MEYER EBNER (September 18, 1872-December 12, 1955)
He was born in Czernowitz, Bukovina. He studied in religious elementary school, in a community public school, and later in a German state high school. He was active in Ḥoveve-tsiyon (Lovers of Zion). He was a cofounder of the Hasmonean society among Jewish students. In 1891 he entered Czernowitz University and became a regular contributor to Dr. Nosn Birnboym’s (Nathan Birnbaum’s) newspaper Selbstemanzipation (Auto-emancipation). After graduated from the law faculty of the university, he practiced as an attorney in Czernowitz. He served as a delegate to the first Zionist congress and was selected onto the first “Action committee.” He was also a delegate to practically all subsequent Zionist congresses. He wrote for Herzl’s central weekly newspaper Die Welt (The world). When the Russians occupied Czernowitz during WWI, he was deported to Siberia, from whence he was freed following the intervention of the Austrian government in 1917. After moving to Vienna, he published his memoirs of Siberian captivity in Die Zeit (The times) and Jüdische Zeitung (Jewish newspaper). In 1918 he was selected to serve as president of the council of Bukovina Jewry. In 1919 he founded and edited Ostjüdische Zeitung (Eastern Jewish newspaper) in Czernowitz. He also participated in the founding conference of the World Jewish Congress. In 1926 he was elected to the Romanian parliament, where he fought bitterly against Romanian anti-Semitism. He was selected onto the Romanian senate in 1928. In 1930 he helped to establish a general Jewish party in Romania. On his sixtieth birthday in 1932, the Czernowitz city council decided to name a street after him. Ebner visited the land of Israel six times and settled there in 1940. He wrote in Yiddish, Hebrew, English, and German. He placed work in: Haloam (The world), Haarets (The land), Davar (Word), Yediot maariv (News of the West), Yediot hayom (News today) in German—in Israel; Di tsienistishe shtime (The Zionist voice) in Paris; Dos idishe folk (The Jewish people) and Idisher kemfer (Jewish fighter) in New York; and Tsienistshe bleter (Zionist pages) in Tel Aviv; among others. He died in Givatayim in the state of Israel.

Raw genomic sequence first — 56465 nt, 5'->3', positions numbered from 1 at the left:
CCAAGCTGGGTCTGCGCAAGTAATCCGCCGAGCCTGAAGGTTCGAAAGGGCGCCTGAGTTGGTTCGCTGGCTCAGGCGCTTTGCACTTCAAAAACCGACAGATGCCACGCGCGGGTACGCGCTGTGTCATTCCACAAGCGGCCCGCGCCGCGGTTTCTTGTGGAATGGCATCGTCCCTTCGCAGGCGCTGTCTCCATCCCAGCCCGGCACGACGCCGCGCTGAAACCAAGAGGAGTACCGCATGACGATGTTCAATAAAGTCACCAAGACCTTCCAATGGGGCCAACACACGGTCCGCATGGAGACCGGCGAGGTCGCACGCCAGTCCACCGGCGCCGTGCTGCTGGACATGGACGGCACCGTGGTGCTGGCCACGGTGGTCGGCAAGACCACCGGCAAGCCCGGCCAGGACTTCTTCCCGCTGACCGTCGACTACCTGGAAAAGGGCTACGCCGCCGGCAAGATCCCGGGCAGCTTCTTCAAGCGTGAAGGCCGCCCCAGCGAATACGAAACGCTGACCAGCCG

Sources: Universal Jewish Encyclopedia, vol. 3 (New York, 1941), p. 620; L. Shpizman, in Idisher kemfer (New York) (Rosh Hashana issue, 1956); D. Tidhar, in Entsiklopedyah leḥalutse hayishuv uvonav (Encyclopedia of the pioneers and builders of the yishuv), vol. 4 (Tel Aviv, 1950), pp. 1648-59; P. Shteynvak, Tsienistn (Zionists) (Buenos Aires, 1960), p. 249; A. Alperin, in Tog-morgn-zhurnal (New York) (December 17, 1955).